Bring Your Own Key: What is the Difference Between BYOK, CYOK & HYOK?

Bring Your Own Key: What is the Difference Between BYOK, CYOK & HYOK?

Her we look at what it means to “bring your own key”, “control your own key” and “hold your own key” and what the differences are between these three methods for protecting business-critical cryptographic keys used to encrypt data in the cloud.

Manage, Handle and Control Your Own Key in the MS Azure Key Vault

Manage, Handle and Control Your Own Key in the MS Azure Key Vault

Microsoft’s Azure Key Vault Managed HSM allows customers to safeguard their cryptographic keys for their cloud applications and be standards-compliant. It is a highly available, fully managed, single-tenant cloud service that uses FIPS 140-2 Level 3 validated hardware security modules (HSMs). Here we will discuss the reasons why customers who have a centrally managed key management system on-premises in their data center should use a hosted HSM for managing their keys in the MS Azure Key Vault.

Understanding the Concepts of Bring Your Own Key

Understanding the Concepts of Bring Your Own Key

Bring your own key (BYOK) is a popular term relating to key management for cloud applications. However, a lack of standardization makes it confusing to understand the various meanings that exist under bring your own key. To help understand this, the Cloud Security Alliance (CSA) in its document “Key Management in Cloud Services” has been helpful in describing the various meanings and concepts surrounding “Bring Your Own Key.”

Hybrid Cloud & Key Management for Financial Service Platforms: IBM's New CCA 7.0 and the Mainframe z15

Hybrid Cloud & Key Management for Financial Service Platforms: IBM's New CCA 7.0 and the Mainframe z15

In response to changing and more dynamic market demands, banks and financial institutions are turning into financial service platforms. They increase the extent of their digital transformations across the hybrid cloud, guided by three motivating factors:

BYOK for MS Azure KEY Vault - Helping Banks Take Control of Their Keys for MS Azure, Dynamics, and Office 365

BYOK for MS Azure KEY Vault - Helping Banks Take Control of Their Keys for MS Azure, Dynamics, and Office 365

This article explores how Cryptomathic CKMS combines BYOK for the MS Azure Key Vault with banking-grade key lifecycle management; to address the concerns banks have regarding key management in the public cloud.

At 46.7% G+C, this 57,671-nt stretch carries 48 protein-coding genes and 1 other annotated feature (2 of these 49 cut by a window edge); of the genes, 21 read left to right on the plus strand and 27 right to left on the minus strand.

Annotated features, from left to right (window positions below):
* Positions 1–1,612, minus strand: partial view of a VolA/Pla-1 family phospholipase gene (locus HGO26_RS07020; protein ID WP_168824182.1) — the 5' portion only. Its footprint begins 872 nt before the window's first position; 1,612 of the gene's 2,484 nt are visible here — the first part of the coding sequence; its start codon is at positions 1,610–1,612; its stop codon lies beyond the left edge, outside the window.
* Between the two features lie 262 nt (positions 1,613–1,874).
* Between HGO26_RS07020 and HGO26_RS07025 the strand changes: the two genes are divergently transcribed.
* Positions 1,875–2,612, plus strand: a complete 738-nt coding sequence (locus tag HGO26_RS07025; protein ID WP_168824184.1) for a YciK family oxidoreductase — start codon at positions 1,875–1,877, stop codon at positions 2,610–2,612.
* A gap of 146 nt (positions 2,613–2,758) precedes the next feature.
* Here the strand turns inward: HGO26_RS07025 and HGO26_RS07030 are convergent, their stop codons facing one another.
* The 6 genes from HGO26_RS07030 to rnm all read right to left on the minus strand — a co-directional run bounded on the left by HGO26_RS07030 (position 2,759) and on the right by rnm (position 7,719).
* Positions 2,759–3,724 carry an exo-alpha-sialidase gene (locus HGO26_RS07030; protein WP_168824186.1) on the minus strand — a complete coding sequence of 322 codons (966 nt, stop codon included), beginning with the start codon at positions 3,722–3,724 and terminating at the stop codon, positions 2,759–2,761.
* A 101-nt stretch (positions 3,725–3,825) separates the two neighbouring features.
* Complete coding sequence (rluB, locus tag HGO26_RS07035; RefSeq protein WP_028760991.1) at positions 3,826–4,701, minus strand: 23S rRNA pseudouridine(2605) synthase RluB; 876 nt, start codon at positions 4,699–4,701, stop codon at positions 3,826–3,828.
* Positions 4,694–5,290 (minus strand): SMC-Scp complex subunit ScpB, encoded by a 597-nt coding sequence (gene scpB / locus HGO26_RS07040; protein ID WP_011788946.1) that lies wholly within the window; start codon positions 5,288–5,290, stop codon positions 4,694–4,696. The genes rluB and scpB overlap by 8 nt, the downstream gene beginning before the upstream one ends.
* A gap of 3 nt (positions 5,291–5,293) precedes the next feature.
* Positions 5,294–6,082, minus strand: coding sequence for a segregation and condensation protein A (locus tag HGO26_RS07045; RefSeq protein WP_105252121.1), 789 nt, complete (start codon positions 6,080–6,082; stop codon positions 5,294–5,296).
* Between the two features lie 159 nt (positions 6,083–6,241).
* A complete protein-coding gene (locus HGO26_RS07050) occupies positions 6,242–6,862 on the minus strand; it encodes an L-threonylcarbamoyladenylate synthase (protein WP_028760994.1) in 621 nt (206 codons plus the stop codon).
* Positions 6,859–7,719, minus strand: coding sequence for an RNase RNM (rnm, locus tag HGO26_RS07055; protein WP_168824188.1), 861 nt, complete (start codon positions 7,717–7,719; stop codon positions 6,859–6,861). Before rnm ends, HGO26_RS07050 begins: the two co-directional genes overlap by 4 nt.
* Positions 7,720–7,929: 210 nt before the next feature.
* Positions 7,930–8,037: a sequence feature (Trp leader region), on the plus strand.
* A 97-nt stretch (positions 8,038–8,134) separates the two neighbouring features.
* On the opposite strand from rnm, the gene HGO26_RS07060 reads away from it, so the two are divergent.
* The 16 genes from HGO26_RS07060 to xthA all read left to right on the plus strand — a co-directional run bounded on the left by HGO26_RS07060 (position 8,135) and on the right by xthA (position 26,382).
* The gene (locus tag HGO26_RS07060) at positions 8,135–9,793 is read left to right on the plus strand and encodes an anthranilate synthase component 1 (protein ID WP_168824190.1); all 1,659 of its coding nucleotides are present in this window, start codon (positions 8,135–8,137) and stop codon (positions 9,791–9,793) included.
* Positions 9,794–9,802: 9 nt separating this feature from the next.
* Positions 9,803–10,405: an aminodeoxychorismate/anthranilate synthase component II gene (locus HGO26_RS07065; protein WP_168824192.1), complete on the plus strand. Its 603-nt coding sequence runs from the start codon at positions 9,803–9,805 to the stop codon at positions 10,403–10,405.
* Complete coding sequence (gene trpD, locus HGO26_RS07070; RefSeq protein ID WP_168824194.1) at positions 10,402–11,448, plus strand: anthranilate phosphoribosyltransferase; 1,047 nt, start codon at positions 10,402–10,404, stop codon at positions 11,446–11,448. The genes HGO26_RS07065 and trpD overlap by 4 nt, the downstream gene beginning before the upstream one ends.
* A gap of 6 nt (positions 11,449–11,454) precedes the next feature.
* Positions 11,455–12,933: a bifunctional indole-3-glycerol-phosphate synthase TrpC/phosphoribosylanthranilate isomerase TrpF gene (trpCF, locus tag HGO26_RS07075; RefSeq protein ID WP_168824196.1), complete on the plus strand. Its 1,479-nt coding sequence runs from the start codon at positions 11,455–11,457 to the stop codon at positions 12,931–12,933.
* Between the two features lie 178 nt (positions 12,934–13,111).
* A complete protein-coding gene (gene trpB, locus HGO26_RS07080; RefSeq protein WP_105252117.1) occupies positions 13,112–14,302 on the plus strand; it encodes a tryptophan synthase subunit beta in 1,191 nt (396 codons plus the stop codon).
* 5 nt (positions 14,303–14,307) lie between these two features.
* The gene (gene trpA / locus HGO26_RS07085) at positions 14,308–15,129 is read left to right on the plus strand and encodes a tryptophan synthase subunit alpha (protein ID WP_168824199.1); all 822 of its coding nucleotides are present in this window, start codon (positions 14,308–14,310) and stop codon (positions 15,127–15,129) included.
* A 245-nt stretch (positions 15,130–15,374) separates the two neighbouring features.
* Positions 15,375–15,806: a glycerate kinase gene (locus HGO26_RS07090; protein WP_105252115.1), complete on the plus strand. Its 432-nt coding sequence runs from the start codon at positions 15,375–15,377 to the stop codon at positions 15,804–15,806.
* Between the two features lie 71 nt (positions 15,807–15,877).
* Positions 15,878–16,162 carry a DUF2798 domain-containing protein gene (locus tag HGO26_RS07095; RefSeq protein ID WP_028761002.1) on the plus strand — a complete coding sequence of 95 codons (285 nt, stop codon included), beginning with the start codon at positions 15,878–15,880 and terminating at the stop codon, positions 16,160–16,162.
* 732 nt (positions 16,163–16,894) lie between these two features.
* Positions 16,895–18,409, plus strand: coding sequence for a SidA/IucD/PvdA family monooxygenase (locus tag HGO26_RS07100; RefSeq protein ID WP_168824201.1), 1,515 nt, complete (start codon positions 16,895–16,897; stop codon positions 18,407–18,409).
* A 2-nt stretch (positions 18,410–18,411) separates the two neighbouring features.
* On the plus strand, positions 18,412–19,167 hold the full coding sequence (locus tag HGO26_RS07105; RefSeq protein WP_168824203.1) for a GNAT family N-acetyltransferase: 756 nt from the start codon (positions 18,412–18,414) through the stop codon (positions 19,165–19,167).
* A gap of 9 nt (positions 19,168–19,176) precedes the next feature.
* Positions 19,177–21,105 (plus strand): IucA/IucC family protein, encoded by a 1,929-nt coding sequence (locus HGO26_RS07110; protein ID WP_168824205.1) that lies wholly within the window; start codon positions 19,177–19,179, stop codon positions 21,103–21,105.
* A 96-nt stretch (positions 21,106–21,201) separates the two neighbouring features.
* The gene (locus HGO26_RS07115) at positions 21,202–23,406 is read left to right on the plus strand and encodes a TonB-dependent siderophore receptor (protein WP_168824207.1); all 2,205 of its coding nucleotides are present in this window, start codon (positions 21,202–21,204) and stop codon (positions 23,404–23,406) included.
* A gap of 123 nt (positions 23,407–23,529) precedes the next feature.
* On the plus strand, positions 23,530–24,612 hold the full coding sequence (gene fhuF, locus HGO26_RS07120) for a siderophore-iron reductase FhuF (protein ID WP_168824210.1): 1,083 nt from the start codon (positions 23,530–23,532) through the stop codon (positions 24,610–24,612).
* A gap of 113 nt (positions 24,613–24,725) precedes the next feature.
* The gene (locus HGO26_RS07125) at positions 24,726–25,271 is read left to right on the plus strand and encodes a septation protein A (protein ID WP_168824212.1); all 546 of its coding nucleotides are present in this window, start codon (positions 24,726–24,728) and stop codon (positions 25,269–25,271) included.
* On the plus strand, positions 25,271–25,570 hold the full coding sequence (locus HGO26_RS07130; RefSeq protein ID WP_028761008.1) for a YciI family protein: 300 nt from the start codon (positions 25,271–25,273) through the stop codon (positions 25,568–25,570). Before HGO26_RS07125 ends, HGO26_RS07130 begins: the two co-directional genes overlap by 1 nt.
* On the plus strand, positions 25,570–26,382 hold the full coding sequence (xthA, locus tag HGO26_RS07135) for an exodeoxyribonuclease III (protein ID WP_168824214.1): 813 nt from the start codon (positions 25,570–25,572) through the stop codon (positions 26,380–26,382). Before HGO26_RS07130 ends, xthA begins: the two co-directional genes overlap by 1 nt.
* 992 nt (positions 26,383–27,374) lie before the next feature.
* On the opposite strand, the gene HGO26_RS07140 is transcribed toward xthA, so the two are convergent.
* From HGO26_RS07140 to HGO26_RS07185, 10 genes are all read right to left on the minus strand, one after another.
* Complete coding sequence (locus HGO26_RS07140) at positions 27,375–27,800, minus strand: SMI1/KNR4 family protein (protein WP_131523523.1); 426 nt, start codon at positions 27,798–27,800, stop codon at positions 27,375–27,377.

End-to-end Banking-grade Key Management - From On-premise to Multi-cloud BYOK

End-to-end Banking-grade Key Management - From On-premise to Multi-cloud BYOK

In this article, we will look at integration points and explain why it is important that a key management system is able to integrate with a number of applications across various environments (in-house data centers and public clouds).

Bring Your Own Key (BYOK) to AWS Enlarges Scope of Manoeuvre for Financial Institutions

Bring Your Own Key (BYOK) to AWS Enlarges Scope of Manoeuvre for Financial Institutions

This article discusses how Cryptomathic CKMS addresses concerns that financial institutions may have regarding key management in the cloud - by bringing banking-grade lifecycle key management and BYOK to Amazon Web Services (AWS) as a hybrid-cloud banking architecture.

Bring Your Own Key (BYOK) to the Google Cloud Brings New Opportunities to Financial Institutions

Bring Your Own Key (BYOK) to the Google Cloud Brings New Opportunities to Financial Institutions

This article discusses the concerns surrounding key management for cloud environments and how Cryptomathic addresses them by bringing banking-grade cryptographic key management to the Google Cloud - in the context of a hybrid-cloud banking architecture.

Migrating Business-Critical Cryptography to the Cloud - Considerations for the Banking Sector

Migrating Business-Critical Cryptography to the Cloud - Considerations for the Banking Sector

Today, financial institutions are driven by a strategic question: How can they embrace the benefits of the cloud’s flexible and scalable on-demand services, while perpetuating a trustworthy, banking-grade level of cryptographic security?